Last night’s lessons in the ICU all involved interpersonal interactions…much like previous call night’s lessons. These however, all involved conflict with other hospital staff & physicians…

For starters. I take a trauma patient to MRI with known spinal fractures and in spinal shock, on levaphed & fluids. People start moving and pushing him around until I yelled, “STOP!” People get so used to seeing patients in C-collars with “Log Roll Only” instructions that don’t have real injuries that they forget how to treat the patients that DO have real injuries. If you’re curious, the person at the head should always count…nobody moves the patient until the person at the head gives the command!

OK, Next. The MRI tech is pissed that I use up MRI time waiting for pressure tubing to materialize so that I can monitor my patients continuous arterial blood pressure…you remember, the patient in spinal shock on vasopressors and fluids? I asked her what people usually do in my situation. “They just stop them [drugs] for the MRI.” Let’s see…I didn’t go to four years of evil medical school to have this lady tell me how to take care of a spinal shock patient, even if I am using up valuable MRI time taking care of him properly. As it turns out, after waiting for about 15 minutes for our runner to go to the ICU, get tubing without the right connectors and come back down, suddenly the right tubing materializes in the MRI suite. Hadn’t we just asked them if they had some?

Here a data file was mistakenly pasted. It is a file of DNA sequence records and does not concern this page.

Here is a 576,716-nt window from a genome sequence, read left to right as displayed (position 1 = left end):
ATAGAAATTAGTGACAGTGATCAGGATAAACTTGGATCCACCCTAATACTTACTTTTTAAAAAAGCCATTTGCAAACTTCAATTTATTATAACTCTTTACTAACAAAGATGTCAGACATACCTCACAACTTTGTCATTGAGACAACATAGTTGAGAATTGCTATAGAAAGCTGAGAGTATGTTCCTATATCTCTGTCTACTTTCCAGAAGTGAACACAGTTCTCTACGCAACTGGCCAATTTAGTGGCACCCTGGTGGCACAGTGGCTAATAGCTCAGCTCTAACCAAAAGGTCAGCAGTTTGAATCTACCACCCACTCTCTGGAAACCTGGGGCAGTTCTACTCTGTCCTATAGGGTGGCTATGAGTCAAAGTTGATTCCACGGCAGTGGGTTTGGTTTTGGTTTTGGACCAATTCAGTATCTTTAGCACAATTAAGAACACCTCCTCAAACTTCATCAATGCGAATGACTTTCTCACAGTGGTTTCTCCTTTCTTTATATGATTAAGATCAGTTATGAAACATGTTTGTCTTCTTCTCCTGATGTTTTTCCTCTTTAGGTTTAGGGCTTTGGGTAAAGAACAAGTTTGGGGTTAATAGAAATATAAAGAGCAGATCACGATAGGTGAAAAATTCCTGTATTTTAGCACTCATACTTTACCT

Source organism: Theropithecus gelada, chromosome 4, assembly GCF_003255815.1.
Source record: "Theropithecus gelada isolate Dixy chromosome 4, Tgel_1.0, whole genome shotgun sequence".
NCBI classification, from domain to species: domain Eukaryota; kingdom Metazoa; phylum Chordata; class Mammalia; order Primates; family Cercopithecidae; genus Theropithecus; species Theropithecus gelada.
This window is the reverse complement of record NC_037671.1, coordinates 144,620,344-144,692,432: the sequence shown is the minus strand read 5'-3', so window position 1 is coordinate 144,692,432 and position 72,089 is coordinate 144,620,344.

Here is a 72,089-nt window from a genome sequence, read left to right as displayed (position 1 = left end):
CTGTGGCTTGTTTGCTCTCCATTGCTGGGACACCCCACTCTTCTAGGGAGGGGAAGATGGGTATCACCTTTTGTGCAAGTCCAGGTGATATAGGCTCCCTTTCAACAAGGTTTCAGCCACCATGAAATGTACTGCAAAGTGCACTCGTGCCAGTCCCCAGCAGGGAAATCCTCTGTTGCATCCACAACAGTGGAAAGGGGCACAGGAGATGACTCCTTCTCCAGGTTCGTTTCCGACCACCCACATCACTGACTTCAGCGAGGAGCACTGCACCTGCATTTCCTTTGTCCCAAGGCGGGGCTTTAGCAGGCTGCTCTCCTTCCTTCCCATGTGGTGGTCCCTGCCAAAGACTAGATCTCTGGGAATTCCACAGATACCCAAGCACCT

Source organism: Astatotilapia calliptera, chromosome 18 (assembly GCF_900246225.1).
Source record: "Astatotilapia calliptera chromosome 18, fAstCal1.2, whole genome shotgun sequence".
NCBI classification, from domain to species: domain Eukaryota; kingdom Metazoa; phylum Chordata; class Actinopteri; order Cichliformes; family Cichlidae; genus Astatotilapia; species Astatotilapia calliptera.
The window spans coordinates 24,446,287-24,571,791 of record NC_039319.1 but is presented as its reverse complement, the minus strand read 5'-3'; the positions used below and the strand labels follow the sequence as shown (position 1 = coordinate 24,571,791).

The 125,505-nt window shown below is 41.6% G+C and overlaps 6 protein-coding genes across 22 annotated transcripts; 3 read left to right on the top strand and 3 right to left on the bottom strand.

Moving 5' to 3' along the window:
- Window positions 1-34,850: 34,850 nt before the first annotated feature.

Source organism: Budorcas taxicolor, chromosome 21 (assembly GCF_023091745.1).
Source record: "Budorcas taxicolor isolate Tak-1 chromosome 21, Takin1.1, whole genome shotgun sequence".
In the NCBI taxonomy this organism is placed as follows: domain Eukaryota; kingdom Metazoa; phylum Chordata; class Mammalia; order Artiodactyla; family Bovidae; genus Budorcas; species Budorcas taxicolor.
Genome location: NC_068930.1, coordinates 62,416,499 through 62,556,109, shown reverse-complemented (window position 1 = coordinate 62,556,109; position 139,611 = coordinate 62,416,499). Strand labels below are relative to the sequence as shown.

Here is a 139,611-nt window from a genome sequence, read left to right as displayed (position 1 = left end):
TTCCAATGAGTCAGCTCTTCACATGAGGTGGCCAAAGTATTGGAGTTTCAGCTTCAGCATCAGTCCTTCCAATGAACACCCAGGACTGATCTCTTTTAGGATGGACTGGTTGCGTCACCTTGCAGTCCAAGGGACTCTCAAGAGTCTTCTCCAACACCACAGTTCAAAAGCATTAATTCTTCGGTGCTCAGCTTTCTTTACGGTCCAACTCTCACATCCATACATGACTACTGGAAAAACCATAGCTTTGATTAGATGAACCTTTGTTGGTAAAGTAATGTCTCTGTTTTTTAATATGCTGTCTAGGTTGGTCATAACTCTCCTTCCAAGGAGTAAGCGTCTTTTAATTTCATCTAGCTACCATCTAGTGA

Don’t even get me started about this patients spine surgeon who told the nurse the neck was cleared but didn’t leave a note documenting his visit in the chart. I refused to let the nurse take his cervical collar off without first hand evidence and confirmation of the information she had been given. I called the ortho/spine resident on call who basically blew me off. It was a good thing too, because this morning, on reviewing the MRI, his neck was not OK. Always check labs and imaging studies yourself.

Hmm…so now we’re about to yesterday afternoon at 3pm. I did mention that I was on call overnight, right? So the rest of the afternoon and night went like this until this morning, when the 3 upper levels had to present the whole service to the new interns as well as the attendings. That went over like a ton of bricks for everyone.

Oh so many more morbidly frustrating things I could write about, but you’d probably just get bored with this post and quit reading altogether.

Time for sleep, time for crawling into my post-call world of darkness.